Nineteenth century dreams of hardscrabble immigrants whose longing for home put the Golden State on the global wine map. Post-World War II corporatization that landed jug and boxed wines in the refrigerators of millions across America. Modern winemakers drawn to old vines and oddball grapes farmed by growers increasingly attune to sustainability.
These chapters in the ongoing saga of San Benito County directly reflect the long arc of California viticulture, a twisting tale of trials, trends, booms and busts whose pages continue to turn today. Underlying it all is the belief that San Benito’s location between the cooling breezes of the Monterey Bay to the west, the blaring sunshine of the San Joaquin Valley to the east and the eccentric soils unearthed by the San Andreas Fault present a world-class location for wine grapes.
That’s what the first people to make wine there bet on more than 150 years ago when they planted vines even before contemporaries who made Sonoma and Napa much more famous. That these lands south of Hollister and east of Salinas have not yet fallen to overdevelopment only sweetens the setting, even if that otherwise idyllic isolation provides plenty of challenges to widespread popularity.
I’ve known the region since childhood, golfing past rattlesnakes with my dad and exploring bat caves in the Pinnacles, long before it became a national park. My more recent visits, as WE’s reviewer for this part of California, were usually squeezed between appointments in Santa Cruz or Monterey. But this spring, with a steady streak of fascinating San Benito wines showing up in my blind tastings, I dedicated the better part of a week to getting better acquainted with the people driving this latest chapter of San Benito’s story.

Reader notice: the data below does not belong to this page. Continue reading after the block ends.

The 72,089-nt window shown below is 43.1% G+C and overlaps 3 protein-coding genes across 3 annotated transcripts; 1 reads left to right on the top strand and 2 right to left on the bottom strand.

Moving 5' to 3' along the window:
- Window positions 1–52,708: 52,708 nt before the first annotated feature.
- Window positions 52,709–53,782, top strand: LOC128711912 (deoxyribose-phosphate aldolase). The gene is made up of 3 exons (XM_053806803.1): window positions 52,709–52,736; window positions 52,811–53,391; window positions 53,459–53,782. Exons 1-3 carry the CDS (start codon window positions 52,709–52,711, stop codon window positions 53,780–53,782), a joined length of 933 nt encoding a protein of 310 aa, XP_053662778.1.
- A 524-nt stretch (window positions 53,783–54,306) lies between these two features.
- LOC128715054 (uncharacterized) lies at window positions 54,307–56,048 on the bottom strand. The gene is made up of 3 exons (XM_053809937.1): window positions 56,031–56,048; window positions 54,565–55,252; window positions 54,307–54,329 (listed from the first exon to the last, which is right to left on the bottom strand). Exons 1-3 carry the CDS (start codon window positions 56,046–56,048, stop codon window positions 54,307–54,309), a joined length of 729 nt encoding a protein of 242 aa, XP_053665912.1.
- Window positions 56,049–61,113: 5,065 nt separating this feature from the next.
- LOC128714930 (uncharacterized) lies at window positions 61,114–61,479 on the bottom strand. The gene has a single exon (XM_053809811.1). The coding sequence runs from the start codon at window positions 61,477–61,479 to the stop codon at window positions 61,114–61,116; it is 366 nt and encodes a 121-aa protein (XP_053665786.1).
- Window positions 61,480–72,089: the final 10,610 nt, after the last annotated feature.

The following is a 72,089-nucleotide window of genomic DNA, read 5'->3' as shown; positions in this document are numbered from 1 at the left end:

As the green grasses of a wet winter faded into toasty yellow landscapes, I shook hands with dusty farmers who’ve tended their own vines for decades and clinked glasses with bigger city-based winemakers whose excitement about grapes like Cabernet Pfeffer, Négrette and Schiava was infectious. My visit culminated with a dinner at Eden Rift, the estate recreated seven years ago on land where a Frenchman named Théophile Vaché planted vines in 1849. Vaché’s dream would become a centerpiece of the 20th century jug-wine juggernaut Almaden Vineyards, and now Eden Rift is investing more than anyone else to elevate San Benito’s reputation for fine wine and hospitality.
Eden Rift’s founder Christian Pillsbury reminded the 20 of us at the table that this was where, in many ways, California wine began, and yet, like so many, he never knew that until very recently.
“It took me by surprise,” he said. “I’d never heard of the place, and I’ve been studying California wine my whole career.” When he described the experience as “being found by a place,” not the other way around, I looked around the table. Everyone was nodding.
That sense of wonder and opportunity is luring the next generation of winemakers to San Benito.
The descendant of Chinese immigrants who came to build California in the 1850s, Nat Wong left his career as an ornithologist at the Monterey Bay Aquarium—yes, he wrangled penguins—to give the wine life a try five years ago. Though he worked for a Carmel Valley winery, he was struggling to find anyone to sell him fruit to launch his own label, Blade & Talon. He told me, “No one would give me the time of day except Ron Siletto.”